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Write a program to remove fragment that occur in "all" strings,where a fragment is 3 or more consecutive word.



s1 = "It is raining and I want to drive home.";

s2 = "It is raining and I want to go skiing.";

s3 = "It is hot and I want to go swimming.";


s1 = "It is raining drive home.";

s2 = "It is raining go skiing.";

s3 = "It is hot go swimming.";

Removed fragment = "and i want to"

The program will be tested again large files. Efficiency will be taken into consideration.

Assumptions: Ignore capitalization ,punctuation. but preserve in output.

Note: Take care of cases like

a a a a a b c b c b c b c where removing would create more fragments.

My Solution: (which i think is not the most efficient)

  1. Hash three word phrases into an int and store them in an array, for all strings. reduces to array of numbers like

    1 2 3 4 5
    3 5 7 9 8
    9 3 1 7 9

Problem reduces to intersection of arrays.

sort the arrays. (k * nlogn)

keep k pointers. if all equal match found. else increment the pointer pointing to least value. To solve for the Note above. I was thinking of doing a lazy delete, i.e mark phrases for deletion and delete at the end.

Are there cases where my solution might not work? Can we optimize my solution/ find the best solution ?

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up vote 1 down vote accepted

The first step is as already suggested by izomorphius:

Replace each word with a single "letter" in a big alphabet(i.e. hash the worlds in some way), remove whitespaces and punctuation.

For the second you don't need to know the longest common substring - you just want to erase it from all the strings. Note that this is equivalent to erasing all common substrings of length exactly 3, because if you have a longer commmon substring, then its substrings with length 3 are also common. To do that you can use a hash table (storing key value pairs).

Just iterate over the first string and put all it's 3-substrings into the hash table as keys with values equal to 1. Then iterate over the second string and for each 3-substring x if x is in the hash table and its value is 1, then set the value to 2. Then iterate over the third string and for each 3-substring x, if x is in the hash table and its value is 2, then set the value to 3. ...and so on. At the end the keys that have the value of k are the common 3-substrings.

Now just iterate once more over all the strings and remove those 3-substrings that are common.

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your solution will not work if one sentence has the phrase repeated twice and one sentence does not have the phrase at all. In this case, your phrase count will come as k , but not all sentences have the phrase. ! and you will end up removing the wrong phrase. – Kshitij Banerjee Feb 3 '12 at 8:03
and, just curious. why will numbers not work ? why use letters? – Kshitij Banerjee Feb 3 '12 at 8:05
letter, numbers - that the same thing. for your other comment - no it will work - note that I say you only increment if the value for r-th string is (r-1). Thus you will increment only once per 3-substring per string. So it's fine. – Petar Ivanov Feb 3 '12 at 8:37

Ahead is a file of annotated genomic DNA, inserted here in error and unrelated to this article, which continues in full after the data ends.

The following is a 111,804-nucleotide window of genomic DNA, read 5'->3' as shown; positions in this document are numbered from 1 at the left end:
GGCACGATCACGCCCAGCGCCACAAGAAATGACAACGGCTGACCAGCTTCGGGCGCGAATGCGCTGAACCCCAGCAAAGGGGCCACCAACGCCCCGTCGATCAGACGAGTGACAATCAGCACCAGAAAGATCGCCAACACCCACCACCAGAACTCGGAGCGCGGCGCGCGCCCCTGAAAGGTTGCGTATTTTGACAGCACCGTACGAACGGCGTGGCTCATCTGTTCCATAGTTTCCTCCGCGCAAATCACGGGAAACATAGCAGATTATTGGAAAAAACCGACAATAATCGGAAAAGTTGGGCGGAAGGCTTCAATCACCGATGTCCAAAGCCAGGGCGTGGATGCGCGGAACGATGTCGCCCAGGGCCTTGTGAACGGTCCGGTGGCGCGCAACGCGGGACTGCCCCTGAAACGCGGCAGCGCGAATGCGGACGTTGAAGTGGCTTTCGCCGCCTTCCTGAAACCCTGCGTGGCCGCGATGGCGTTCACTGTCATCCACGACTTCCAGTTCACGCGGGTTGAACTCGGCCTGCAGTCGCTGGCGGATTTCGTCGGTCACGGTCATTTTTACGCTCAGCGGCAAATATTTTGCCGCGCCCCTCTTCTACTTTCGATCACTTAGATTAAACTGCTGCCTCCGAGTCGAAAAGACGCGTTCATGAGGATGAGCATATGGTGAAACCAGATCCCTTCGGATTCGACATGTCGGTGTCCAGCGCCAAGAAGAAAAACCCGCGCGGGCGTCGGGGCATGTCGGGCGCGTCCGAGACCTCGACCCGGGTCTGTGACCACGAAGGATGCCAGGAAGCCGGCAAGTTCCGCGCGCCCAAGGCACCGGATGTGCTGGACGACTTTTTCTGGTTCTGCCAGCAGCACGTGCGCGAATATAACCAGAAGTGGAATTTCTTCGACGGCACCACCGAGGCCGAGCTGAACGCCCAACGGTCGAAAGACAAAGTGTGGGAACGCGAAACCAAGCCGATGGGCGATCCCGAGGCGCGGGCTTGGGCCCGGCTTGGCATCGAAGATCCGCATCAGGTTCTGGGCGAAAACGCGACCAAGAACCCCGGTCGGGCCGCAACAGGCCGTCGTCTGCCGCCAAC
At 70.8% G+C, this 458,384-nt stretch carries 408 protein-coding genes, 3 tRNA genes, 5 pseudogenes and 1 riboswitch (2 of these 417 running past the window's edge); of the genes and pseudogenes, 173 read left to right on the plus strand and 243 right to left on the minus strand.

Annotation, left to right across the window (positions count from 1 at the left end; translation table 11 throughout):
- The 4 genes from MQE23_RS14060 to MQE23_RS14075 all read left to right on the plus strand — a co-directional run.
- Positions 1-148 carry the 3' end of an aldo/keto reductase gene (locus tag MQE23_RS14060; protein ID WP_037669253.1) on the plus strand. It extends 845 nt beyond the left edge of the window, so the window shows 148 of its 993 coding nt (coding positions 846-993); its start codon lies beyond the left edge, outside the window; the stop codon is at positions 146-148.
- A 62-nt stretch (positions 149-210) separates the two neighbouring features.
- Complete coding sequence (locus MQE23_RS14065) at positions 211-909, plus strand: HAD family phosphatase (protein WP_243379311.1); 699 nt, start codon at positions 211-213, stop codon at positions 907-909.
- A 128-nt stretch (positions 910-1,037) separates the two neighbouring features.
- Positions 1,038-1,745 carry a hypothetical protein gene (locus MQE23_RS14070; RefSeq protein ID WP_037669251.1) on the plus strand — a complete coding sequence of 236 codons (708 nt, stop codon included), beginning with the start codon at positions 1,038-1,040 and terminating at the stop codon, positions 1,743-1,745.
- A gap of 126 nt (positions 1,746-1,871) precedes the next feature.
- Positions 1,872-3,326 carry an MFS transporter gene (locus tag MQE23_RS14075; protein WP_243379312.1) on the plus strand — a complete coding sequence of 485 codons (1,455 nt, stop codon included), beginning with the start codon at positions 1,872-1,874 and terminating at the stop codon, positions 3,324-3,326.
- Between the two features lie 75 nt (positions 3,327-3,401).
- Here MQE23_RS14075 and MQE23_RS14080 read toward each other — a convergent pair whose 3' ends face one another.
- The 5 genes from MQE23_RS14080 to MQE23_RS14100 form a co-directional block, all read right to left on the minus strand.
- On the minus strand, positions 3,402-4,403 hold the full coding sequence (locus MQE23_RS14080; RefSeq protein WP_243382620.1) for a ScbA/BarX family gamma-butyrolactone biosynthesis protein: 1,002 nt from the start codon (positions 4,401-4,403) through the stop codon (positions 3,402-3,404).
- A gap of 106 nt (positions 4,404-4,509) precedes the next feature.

First observation: replace each word with a single "letter" in a big alphabet(i.e. hash the worlds in some way), remove whitespaces and punctuation.

Now you have the problem reduced to remove the longest letter sequence that appears in all words of a given list. So you have to compute the longest common substring for a set of "words". You find it using a generalized suffix tree as this is the most efficient algorithm. This should do the trick and I believe has the best possible complexity.

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how do you propose to convert thousands of different words into a range as small as 26? that will create clashes wont it ? – Kshitij Banerjee Feb 2 '12 at 15:10
Oh no... my idea is to use bigger alphabet of course. No one said it has to have 26 letters. In fact you need to have as many letters as words. For each word you convert it to lowercase and then hash it if that hash was not met yet you give it the next natural number. – Ivaylo Strandjev Feb 2 '12 at 15:14
ok. y do you emphasize on letters? why will numbers not work ? – Kshitij Banerjee Feb 3 '12 at 8:04
Actaully I do not say you need to use actual letters. I am simply using different terminology then you it seems. As we have a finite number of words I number them and I consider these numbers as letters in a finite alphabet. I used this explanation as suffix tree usually handles words and thought using sequence of numbers I might confuse you. Seems I did confuse you but in this manner... sigh – Ivaylo Strandjev Feb 3 '12 at 13:06
haha. no iv got it now :) – Kshitij Banerjee Feb 9 '12 at 15:32

My solution would be something like,

F = all fragments with length > 3 shared by the first 2 lines, avoid overlaps
for each line from the 3rd line and up
    remove fragments in F which do not exist in line, or cause overlaps

return sentences with fragments in F removed

I assume finding/matching fragments in sentences can be done with some known algo. but in terms of the time complexity for n lines this is O(n)

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